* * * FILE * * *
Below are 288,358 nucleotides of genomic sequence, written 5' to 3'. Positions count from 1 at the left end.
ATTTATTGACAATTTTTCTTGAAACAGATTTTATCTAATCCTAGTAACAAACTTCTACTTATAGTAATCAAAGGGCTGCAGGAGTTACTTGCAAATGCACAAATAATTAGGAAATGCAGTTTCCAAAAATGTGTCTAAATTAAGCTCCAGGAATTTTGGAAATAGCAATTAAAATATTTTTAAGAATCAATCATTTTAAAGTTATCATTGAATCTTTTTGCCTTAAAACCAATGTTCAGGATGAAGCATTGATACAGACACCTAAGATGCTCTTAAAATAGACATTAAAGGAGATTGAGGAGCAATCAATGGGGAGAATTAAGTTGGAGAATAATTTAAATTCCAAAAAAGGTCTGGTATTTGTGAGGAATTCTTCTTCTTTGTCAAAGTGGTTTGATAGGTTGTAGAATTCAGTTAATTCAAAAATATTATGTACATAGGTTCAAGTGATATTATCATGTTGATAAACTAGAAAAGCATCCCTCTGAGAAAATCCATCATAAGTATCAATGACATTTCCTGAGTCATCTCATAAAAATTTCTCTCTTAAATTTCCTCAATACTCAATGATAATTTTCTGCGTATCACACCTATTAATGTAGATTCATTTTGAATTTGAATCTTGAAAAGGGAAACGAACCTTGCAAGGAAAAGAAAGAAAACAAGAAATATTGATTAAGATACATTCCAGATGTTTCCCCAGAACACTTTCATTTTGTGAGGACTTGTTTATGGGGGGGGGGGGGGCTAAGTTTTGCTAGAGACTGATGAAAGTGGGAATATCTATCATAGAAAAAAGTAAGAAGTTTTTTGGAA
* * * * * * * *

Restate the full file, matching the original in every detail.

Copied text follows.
Below are 288,358 nucleotides of genomic sequence, written 5' to 3'. Positions count from 1 at the left end.
ATTTATTGACAATTTTTCTTGAAACAGATTTTATCTAATCCTAGTAACAAACTTCTACTTATAGTAATCAAAGGGCTGCAGGAGTTACTTGCAAATGCACAAATAATTAGGAAATGCAGTTTCCAAAAATGTGTCTAAATTAAGCTCCAGGAATTTTGGAAATAGCAATTAAAATATTTTTAAGAATCAATCATTTTAAAGTTATCATTGAATCTTTTTGCCTTAAAACCAATGTTCAGGATGAAGCATTGATACAGACACCTAAGATGCTCTTAAAATAGACATTAAAGGAGATTGAGGAGCAATCAATGGGGAGAATTAAGTTGGAGAATAATTTAAATTCCAAAAAAGGTCTGGTATTTGTGAGGAATTCTTCTTCTTTGTCAAAGTGGTTTGATAGGTTGTAGAATTCAGTTAATTCAAAAATATTATGTACATAGGTTCAAGTGATATTATCATGTTGATAAACTAGAAAAGCATCCCTCTGAGAAAATCCATCATAAGTATCAATGACATTTCCTGAGTCATCTCATAAAAATTTCTCTCTTAAATTTCCTCAATACTCAATGATAATTTTCTGCGTATCACACCTATTAATGTAGATTCATTTTGAATTTGAATCTTGAAAAGGGAAACGAACCTTGCAAGGAAAAGAAAGAAAACAAGAAATATTGATTAAGATACATTCCAGATGTTTCCCCAGAACACTTTCATTTTGTGAGGACTTGTTTATGGGGGGGGGGGGGGCTAAGTTTTGCTAGAGACTGATGAAAGTGGGAATATCTATCATAGAAAAAAGTAAGAAGTTTTTTGGAA